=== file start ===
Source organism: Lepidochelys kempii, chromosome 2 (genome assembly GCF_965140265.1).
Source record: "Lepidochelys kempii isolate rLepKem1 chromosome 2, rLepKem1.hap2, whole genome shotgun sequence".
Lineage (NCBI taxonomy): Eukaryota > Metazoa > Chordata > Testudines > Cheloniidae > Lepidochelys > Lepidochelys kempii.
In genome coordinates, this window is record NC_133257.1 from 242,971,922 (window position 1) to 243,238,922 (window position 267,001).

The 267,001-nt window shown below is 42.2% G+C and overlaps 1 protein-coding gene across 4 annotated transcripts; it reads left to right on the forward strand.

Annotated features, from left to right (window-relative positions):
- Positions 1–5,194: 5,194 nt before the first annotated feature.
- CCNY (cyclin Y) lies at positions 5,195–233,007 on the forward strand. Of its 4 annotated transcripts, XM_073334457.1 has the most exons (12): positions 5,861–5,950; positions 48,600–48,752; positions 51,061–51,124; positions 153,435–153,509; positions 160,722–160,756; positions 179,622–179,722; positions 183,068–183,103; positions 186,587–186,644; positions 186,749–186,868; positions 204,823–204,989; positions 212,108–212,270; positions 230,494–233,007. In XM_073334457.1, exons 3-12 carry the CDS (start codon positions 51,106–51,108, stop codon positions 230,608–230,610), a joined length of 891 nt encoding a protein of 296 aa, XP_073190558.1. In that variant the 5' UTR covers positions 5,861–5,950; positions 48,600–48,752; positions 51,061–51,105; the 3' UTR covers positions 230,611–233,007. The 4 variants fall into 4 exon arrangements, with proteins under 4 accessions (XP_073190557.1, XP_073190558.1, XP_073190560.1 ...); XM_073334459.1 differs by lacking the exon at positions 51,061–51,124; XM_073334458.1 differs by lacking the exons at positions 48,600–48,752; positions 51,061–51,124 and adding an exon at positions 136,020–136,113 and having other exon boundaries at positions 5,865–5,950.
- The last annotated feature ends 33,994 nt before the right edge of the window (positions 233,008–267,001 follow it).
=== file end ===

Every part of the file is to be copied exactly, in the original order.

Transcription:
Source organism: Lepidochelys kempii, chromosome 2 (genome assembly GCF_965140265.1).
Source record: "Lepidochelys kempii isolate rLepKem1 chromosome 2, rLepKem1.hap2, whole genome shotgun sequence".
Lineage (NCBI taxonomy): Eukaryota > Metazoa > Chordata > Testudines > Cheloniidae > Lepidochelys > Lepidochelys kempii.
In genome coordinates, this window is record NC_133257.1 from 242,971,922 (window position 1) to 243,238,922 (window position 267,001).

The 267,001-nt window shown below is 42.2% G+C and overlaps 1 protein-coding gene across 4 annotated transcripts; it reads left to right on the forward strand.

Annotated features, from left to right (window-relative positions):
- Positions 1–5,194: 5,194 nt before the first annotated feature.
- CCNY (cyclin Y) lies at positions 5,195–233,007 on the forward strand. Of its 4 annotated transcripts, XM_073334457.1 has the most exons (12): positions 5,861–5,950; positions 48,600–48,752; positions 51,061–51,124; positions 153,435–153,509; positions 160,722–160,756; positions 179,622–179,722; positions 183,068–183,103; positions 186,587–186,644; positions 186,749–186,868; positions 204,823–204,989; positions 212,108–212,270; positions 230,494–233,007. In XM_073334457.1, exons 3-12 carry the CDS (start codon positions 51,106–51,108, stop codon positions 230,608–230,610), a joined length of 891 nt encoding a protein of 296 aa, XP_073190558.1. In that variant the 5' UTR covers positions 5,861–5,950; positions 48,600–48,752; positions 51,061–51,105; the 3' UTR covers positions 230,611–233,007. The 4 variants fall into 4 exon arrangements, with proteins under 4 accessions (XP_073190557.1, XP_073190558.1, XP_073190560.1 ...); XM_073334459.1 differs by lacking the exon at positions 51,061–51,124; XM_073334458.1 differs by lacking the exons at positions 48,600–48,752; positions 51,061–51,124 and adding an exon at positions 136,020–136,113 and having other exon boundaries at positions 5,865–5,950.
- The last annotated feature ends 33,994 nt before the right edge of the window (positions 233,008–267,001 follow it).